Many people then evaporate some or all of the alcohol to produce full-extract cannabis oil.

While extractions can produce a more potent end product, you must consider safety precautions before working with solvents.

High-proof grain alcohol is extremely flammable and requires safe evaporation methods.

The final extraction can then be used in food and recipes, as it has all of the beneficial parts of the cannabis inside.

Extractions to Try

See All Tinctures

Frequently Asked Questions

​Do I need a Jewler’s Loupe?

While you can see most trichome glands with the naked human eye, a Jewler’s Loupe is the best way to take a closer look. They’re typically under $15 on Amazon.

Do trichomes produce psychoactive effects?

This depends on the makeup of the plant’s cannabinoids. If a high enough THC content is present, it is possible to experience psychoactive effects. However, growing cannabis plants typically do not contain high amounts of psychoactive cannabinoids like THC but rather cannabinoid acids like CBDA and THCA.

Will touching trichomes make me high?

In most cases, no, physical contact with trichomes, such as touching the plant’s leaves or the surface of cannabis flowers, will not cause an intoxicating high. This is why growing cannabis plant’s are not dangerous to children.

How do I get started growing my own cannabis?

It all starts with finding the right cannabis seeds – start with our guide here.  


As we have seen, despite their small size, trichomes could arguably be the most vital part of the cannabis plant. 

They play an important role in your experience because they contain the cannabinoids and terpenes that give cannabis health and recreational benefits. 

You can use infusions and extraction processes to get trichomes into edibles like tinctures and cannabutter.

I hope this article gives you a better insight into your ultimate goal when making cannabis products at home!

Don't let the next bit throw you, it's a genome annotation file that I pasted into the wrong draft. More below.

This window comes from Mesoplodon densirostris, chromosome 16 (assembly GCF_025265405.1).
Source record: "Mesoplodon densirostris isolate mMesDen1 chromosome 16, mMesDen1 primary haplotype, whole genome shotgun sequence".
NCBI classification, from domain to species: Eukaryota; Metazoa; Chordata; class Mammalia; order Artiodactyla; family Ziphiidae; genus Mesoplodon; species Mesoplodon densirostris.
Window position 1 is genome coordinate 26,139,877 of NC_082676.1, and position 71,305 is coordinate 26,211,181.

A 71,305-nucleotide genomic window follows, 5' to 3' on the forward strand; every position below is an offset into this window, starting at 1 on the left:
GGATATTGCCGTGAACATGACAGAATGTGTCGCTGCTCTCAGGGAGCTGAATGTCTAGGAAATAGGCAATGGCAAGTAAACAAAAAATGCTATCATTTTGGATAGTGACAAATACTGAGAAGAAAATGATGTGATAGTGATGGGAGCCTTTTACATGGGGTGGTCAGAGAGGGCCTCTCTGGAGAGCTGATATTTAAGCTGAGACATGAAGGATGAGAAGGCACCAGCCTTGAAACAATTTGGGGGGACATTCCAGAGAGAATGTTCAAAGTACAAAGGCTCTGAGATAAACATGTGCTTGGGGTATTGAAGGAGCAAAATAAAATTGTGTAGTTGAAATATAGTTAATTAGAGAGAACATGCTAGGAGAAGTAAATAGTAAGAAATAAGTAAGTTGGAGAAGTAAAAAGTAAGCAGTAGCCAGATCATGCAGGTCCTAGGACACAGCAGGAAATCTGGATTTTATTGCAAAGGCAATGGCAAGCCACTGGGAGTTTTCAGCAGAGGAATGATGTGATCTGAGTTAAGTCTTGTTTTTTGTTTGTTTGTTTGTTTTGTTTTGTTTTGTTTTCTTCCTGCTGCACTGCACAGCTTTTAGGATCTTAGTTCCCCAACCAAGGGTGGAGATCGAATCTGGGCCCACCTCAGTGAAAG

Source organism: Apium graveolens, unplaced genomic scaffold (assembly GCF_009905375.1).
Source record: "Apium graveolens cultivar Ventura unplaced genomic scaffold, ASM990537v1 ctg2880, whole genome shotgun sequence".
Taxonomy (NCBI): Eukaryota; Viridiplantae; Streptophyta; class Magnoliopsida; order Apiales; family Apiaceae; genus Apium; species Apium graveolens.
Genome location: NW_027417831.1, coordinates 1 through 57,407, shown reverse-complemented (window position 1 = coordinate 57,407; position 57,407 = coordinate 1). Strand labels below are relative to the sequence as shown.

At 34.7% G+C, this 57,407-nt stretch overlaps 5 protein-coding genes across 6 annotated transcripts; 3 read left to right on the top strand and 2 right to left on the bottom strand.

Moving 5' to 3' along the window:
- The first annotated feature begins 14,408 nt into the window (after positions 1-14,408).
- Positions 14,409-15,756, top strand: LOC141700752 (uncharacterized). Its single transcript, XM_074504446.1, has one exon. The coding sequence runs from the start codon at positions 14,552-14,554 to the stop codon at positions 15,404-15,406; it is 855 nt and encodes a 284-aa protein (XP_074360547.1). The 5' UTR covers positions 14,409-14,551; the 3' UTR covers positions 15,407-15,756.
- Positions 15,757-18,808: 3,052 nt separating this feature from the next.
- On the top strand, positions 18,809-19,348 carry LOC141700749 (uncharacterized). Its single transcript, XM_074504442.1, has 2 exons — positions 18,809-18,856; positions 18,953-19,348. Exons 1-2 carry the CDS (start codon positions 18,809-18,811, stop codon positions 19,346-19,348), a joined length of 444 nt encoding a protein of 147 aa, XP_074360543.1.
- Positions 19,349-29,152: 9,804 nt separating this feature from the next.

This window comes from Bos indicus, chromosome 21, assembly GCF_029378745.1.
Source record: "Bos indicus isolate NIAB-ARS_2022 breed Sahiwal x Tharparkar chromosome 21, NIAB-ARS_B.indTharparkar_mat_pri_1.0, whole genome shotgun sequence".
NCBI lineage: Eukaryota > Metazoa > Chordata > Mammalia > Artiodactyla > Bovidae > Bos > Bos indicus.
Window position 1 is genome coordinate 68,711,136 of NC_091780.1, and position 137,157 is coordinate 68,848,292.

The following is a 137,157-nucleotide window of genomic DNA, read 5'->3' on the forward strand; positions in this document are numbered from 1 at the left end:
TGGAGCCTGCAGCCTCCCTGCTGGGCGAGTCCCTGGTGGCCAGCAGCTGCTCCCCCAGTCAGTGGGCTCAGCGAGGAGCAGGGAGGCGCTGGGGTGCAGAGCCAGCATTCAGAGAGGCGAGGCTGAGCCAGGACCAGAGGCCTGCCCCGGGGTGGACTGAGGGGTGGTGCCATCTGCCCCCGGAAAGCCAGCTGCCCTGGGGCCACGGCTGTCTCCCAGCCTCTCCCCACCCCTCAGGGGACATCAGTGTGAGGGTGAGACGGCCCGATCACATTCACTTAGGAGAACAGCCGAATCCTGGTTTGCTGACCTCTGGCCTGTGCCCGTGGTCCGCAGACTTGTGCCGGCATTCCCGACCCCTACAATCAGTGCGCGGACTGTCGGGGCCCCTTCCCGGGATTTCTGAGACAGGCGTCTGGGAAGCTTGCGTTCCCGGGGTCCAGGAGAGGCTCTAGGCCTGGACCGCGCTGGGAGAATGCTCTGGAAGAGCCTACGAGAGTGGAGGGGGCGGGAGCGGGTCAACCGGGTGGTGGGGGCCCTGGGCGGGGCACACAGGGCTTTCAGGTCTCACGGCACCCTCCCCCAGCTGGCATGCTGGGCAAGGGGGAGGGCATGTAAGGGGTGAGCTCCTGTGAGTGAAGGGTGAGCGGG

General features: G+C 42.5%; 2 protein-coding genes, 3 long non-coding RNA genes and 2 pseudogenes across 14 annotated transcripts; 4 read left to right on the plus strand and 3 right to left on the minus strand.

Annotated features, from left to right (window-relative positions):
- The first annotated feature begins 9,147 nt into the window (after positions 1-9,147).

If you’re ready to take your education to the next level, check out my Edibles Made Easy Online Course.

About Emily

Hi, I’m Emily Kyle and I teach people just like you how to use cannabis to find joy, enhance productivity, improve relationships, and naturally support your overall health and wellness.

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  1. Hi Emily,
    Great information. As a medical home grower, I would appreciate a grow guide maybe hosted by a small grow expert. I enjoy your site, as it relies on science, information on basics like soil, light, nutrients, harvesting, drying, and curing.

  2. Hi Frank. We appreciate your feedback and your interest in a comprehensive grow guide. We’re always looking to provide useful, scientifically-backed information to our readers. Your journey as a medical home grower is important to us. We will keep this suggestion in mind!

  3. Hi Gregg. Thank you for your feedback and continued support. Happy Growing!

  4. Great article Emily!! I’m still rather new to making budder and other edibles – and now I have plants too (babies!) I just wanted to say, my “plug” gives me big bags of compressed trim (he’s a grower) and I make budder with it in my crockpot. I decarb and then cook a minimum of 5-6 hours. You do get a buzz but I’m looking more for health benefits. So anyway, out of curiosity I started saving the sludgy leftovers after I strain the budder in my fridge. Then last week I made budder with that stuff but it cooked all night! And it’s great! Dark as hell but it’s working lol! (I use for pain control.) Talk about recycling!! So make sure people know to save the stuff they use for budder to reuse again!!
    And thank you for all the great articles.

  5. Hi Carole. Thank you so much for your kind words! We’re so happy to hear that you found this article helpful. It sounds like you’re doing a great job with your edibles, and I love that you’re experimenting and finding ways to reuse your leftover materials. Thanks again for your support and all the best with your edible endeavors!

  6. As a long time weed consumer and ex tobacco smoker , my lungs do not like inhaling any kind of smoke these days.
    Id like to make FECO, (for edibles) but don’t want to waste my homegrown as I live in a prohibition state and my flower is a precious commodity.
    Where would I find your foolproof recipe?
    I’m also interested in buying some of your premium canna butter for the same purpose.
    Thanks for all you do!

  7. Hi Sharon. Yes, you can use dried cannabis fan leaves to make cannabis tea! The leaves contain lower levels of cannabinoids compared to the buds, but they still have valuable compounds that can be infused into the tea. Steeping the dried leaves in hot water can help release these compounds and provide potential health benefits. Here’s a guide with more ways to make cannabis tea: 9 Ways To Make Cannabis Tea Enjoy your homemade cannabis tea!